A description of the methods for estimating MSM population sizes for syphilis rate denominators can be found in Section A1.2 of the Appendix. More information about syphilis can be found in the Syphilis section of the National Profile.

See text for description.

Gonococcal Isolate Surveillance Project

GISP is a national sentinel surveillance system designed to monitor trends in antimicrobial susceptibilities of Neisseria gonorrhoeae strains in the United States.3 Overall, the proportion of isolates collected in selected STD clinics participating in GISP that were from MSM increased steadily, from 3.9% in 1989 to a high of 38.5% in 2017 (Figure BB). In 2018, this proportion was 37.2%. The reason for this increase over time is unclear, but might reflect changes in the epidemiology of gonorrhea or in healthcare-seeking behavior of men infected with gonorrhea. GISP has demonstrated that gonococcal isolates from MSM are more likely to exhibit antimicrobial resistance than isolates from MSW.3, 4 In 2018, the proportion of isolates with elevated azithromycin minimum inhibitory concentrations (MICs) (≥2.0 μg/mL) and elevated ceftriaxone MICs (≥0.125 μg/mL) was higher in isolates from MSM than from MSW (Figure CC). For azithromycin, 8.2% of isolates from MSM had elevated MICs compared to 2.4% in MSW. For ceftriaxone, the proportion was slightly higher at 0.22% in MSM compared to 0.16% in MSW.

Information on the antimicrobial susceptibility criteria used in GISP can be found in Section A2.3 of the Appendix. More information about GISP and additional data can be found at

See text for description.

See text for description.

STD Surveillance Network

The STD Surveillance Network (SSuN) is an ongoing collaboration of state, county, and city health departments conducting sentinel and enhanced surveillance activities. These include collecting enhanced clinical and behavioral information among all patients attending selected STD clinics, among women aged 15–44 years in selected reproductive health clinics, and conducting enhanced patient and provider investigations on a representative sample of gonorrhea cases diagnosed and reported from all reporting sources in their jurisdiction (See Section A2.2 of the Appendix). Estimated rates of reported gonorrhea among MSM based on SSuN data are provided in the Gonorrhea section of the National Profile (Figure 25).

Urethral and Extragenital Gonorrhea and Chlamydia in STD Clinics, 2018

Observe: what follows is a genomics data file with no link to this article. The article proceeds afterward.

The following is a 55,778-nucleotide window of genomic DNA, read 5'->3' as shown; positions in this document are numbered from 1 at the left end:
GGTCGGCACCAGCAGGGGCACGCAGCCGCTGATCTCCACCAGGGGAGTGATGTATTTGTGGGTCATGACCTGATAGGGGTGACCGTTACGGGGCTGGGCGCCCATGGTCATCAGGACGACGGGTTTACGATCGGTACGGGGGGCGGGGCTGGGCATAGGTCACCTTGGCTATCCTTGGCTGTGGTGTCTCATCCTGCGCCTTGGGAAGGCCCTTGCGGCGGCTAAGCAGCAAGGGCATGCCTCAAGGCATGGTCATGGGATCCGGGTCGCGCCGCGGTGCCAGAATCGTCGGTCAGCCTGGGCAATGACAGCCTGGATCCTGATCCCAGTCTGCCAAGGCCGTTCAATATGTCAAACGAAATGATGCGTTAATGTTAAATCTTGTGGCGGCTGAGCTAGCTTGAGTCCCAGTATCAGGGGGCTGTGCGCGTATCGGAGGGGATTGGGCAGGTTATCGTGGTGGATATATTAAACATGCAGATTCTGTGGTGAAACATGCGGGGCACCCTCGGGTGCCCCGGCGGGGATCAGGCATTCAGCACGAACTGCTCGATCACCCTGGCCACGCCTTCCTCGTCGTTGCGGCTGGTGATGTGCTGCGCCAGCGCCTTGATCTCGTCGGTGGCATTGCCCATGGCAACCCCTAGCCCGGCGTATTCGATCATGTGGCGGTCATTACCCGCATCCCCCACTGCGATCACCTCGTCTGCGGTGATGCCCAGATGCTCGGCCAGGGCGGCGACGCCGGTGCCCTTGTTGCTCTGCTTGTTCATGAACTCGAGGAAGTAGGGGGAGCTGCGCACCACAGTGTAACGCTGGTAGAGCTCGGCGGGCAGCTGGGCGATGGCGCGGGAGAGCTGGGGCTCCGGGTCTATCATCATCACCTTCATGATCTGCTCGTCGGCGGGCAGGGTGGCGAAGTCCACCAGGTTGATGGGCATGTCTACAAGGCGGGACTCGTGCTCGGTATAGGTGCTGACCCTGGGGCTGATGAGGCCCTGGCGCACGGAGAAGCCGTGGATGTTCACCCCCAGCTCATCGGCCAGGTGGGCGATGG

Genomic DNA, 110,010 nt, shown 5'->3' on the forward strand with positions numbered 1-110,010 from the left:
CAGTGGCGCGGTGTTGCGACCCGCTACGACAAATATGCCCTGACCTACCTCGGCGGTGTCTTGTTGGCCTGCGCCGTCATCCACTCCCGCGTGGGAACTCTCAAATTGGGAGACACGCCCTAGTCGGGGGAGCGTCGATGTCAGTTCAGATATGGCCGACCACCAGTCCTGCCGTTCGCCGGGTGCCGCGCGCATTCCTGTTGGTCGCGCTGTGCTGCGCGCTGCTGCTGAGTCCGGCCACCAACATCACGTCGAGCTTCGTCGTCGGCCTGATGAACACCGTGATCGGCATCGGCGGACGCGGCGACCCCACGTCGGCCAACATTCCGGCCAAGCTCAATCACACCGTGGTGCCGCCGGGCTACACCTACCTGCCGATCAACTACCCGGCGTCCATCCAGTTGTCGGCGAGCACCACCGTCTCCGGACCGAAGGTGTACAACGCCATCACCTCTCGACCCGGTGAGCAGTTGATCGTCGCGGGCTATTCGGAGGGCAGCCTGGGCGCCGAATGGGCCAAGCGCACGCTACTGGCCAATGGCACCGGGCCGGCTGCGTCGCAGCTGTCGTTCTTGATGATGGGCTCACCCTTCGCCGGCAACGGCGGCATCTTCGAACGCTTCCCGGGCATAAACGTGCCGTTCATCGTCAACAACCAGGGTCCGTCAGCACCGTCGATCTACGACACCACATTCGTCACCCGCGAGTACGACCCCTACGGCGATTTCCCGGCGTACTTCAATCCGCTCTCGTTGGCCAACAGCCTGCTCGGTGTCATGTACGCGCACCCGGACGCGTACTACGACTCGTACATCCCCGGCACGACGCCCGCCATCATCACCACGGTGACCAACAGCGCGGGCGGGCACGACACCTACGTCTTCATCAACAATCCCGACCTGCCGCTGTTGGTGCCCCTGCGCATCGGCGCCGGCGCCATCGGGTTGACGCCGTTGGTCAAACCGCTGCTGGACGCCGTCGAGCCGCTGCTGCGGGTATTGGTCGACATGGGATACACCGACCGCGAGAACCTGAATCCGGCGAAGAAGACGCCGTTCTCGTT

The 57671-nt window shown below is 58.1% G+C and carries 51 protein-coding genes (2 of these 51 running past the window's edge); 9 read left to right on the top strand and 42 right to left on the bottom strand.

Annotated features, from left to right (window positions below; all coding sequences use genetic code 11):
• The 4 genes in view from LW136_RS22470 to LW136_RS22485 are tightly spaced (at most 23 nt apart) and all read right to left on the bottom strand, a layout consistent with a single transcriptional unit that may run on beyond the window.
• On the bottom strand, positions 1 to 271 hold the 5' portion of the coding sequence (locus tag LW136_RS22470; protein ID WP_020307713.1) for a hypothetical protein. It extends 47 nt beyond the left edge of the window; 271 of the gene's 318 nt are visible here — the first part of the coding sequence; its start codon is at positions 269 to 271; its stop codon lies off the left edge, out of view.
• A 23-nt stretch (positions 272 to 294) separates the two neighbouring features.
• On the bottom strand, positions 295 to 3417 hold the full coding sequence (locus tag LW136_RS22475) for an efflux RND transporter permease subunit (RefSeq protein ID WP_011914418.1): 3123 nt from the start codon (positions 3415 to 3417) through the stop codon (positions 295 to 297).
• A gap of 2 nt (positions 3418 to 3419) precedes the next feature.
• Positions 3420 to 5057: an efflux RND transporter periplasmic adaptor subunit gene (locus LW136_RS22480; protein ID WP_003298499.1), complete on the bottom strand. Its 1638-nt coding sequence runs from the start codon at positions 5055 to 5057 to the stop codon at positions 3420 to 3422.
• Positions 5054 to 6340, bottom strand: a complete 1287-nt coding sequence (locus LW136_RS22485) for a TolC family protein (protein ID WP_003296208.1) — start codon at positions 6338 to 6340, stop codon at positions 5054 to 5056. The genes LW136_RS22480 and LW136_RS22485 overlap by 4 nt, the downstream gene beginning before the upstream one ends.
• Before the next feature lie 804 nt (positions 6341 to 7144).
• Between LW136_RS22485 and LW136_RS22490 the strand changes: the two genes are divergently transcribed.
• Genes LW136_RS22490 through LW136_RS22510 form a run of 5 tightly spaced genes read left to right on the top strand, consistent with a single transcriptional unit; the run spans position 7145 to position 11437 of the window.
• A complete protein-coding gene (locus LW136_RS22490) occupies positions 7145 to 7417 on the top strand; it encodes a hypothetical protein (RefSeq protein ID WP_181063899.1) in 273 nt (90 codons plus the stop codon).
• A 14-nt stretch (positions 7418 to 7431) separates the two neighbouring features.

In 2018, 31,650 unique MSM presented for care in 18 STD clinics in nine SSuN jurisdictions. In total, 26,159 unique MSM were tested for urogenital gonorrhea and/or chlamydia (26,151 for gonorrhea and 26,087 for chlamydia) (Figure DD). Urogenital testing varied between jurisdictions, with the proportion tested for urogenital gonorrhea ranging from 49.7%–94.7% and the proportion tested for urogenital chlamydia ranging from 48.7% to 94.7%. However, the proportion tested for urogenital gonorrhea and for urogenital chlamydia was similar within each jurisdiction. When examining positivity among MSM tested for each disease, urogenital gonorrhea positivity was higher than urogenital chlamydia positivity in seven of the nine jurisdictions: Baltimore, Miami, Multnomah County, New York City, Philadelphia, San Francisco, and Seattle. Urogenital chlamydia positivity was equal or higher than urogenital gonorrhea positivity in Massachusetts and Minnesota. The median urogenital positivity for gonorrhea among MSM was 7.9% (range: 4.3%–13.3%) and for chlamydia was 5.8% (range: 4.3%–11.1%) across the nine jurisdictions.

In 2018, there were 20,838 unique MSM tested for rectal gonorrhea and/or chlamydia (20,798 for gonorrhea and 20,755 for chlamydia) (Figure EE). When compared to urogenital testing, rectal testing occurs less frequently in the majority of jurisdictions. The median positivity for rectal gonorrhea among MSM was 14.8% (range: 7.6%–18.1%) and for rectal chlamydia was 16.1% (range: 10.2%–20.8%) in SSuN jurisdictions.

During 2018, 23,739 MSM were tested at the pharyngeal site for gonorrhea and/or chlamydia (23,695 for gonorrhea and 21,767 for chlamydia) in eight of the 10 SSuN jurisdictions where data was available (Figure FF). Pharyngeal testing varied between 52.2%–86.5% for gonorrhea and between 68.2–76.6% for chlamydia. Among MSM who were tested at the pharyngeal site for gonorrhea, the median positivity was 12.9% (range: 8.0%–19.8%). In contrast, MSM tested at the pharyngeal site for chlamydia was 2.7% (range: 2.0%–3.1%). Pharyngeal chlamydia testing data was not available for Minnesota.

See text for description.

See text for description.

See text for description.

HIV Status and STDs in STD Clinics, 2018

Among HIV-positive MSM attending SSuN STD clinics in seven of the 10 SSuN jurisdictions in 2018, urogenital chlamydia positivity was 6.1% and urogenital gonorrhea positivity was 12.7% (compared to 6.7% and 7.6%, respectively, among HIV-negative MSM) (Figure GG). Among HIV-positive MSM, 7.0% were diagnosed with P&S syphilis compared to 3.4% of HIV-negative MSM. Percentages represent the overall average of the mean value by jurisdiction.